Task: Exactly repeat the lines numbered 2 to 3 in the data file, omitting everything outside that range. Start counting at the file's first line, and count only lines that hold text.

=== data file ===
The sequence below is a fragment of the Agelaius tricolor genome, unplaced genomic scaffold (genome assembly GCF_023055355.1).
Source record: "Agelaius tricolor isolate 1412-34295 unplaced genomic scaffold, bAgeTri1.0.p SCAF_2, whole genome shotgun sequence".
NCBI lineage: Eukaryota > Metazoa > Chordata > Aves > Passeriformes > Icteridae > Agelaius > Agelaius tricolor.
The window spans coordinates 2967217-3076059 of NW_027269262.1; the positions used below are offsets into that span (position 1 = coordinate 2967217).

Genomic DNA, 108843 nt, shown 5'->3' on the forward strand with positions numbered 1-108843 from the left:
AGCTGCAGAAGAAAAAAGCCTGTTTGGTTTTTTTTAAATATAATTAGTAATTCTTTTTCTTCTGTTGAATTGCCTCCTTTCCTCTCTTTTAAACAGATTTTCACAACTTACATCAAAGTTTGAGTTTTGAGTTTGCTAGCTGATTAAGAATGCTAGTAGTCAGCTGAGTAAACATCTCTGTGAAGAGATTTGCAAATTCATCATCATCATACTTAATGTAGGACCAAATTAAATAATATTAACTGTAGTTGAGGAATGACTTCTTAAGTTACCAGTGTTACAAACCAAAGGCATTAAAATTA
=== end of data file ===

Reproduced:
Source record: "Agelaius tricolor isolate 1412-34295 unplaced genomic scaffold, bAgeTri1.0.p SCAF_2, whole genome shotgun sequence".
NCBI lineage: Eukaryota > Metazoa > Chordata > Aves > Passeriformes > Icteridae > Agelaius > Agelaius tricolor.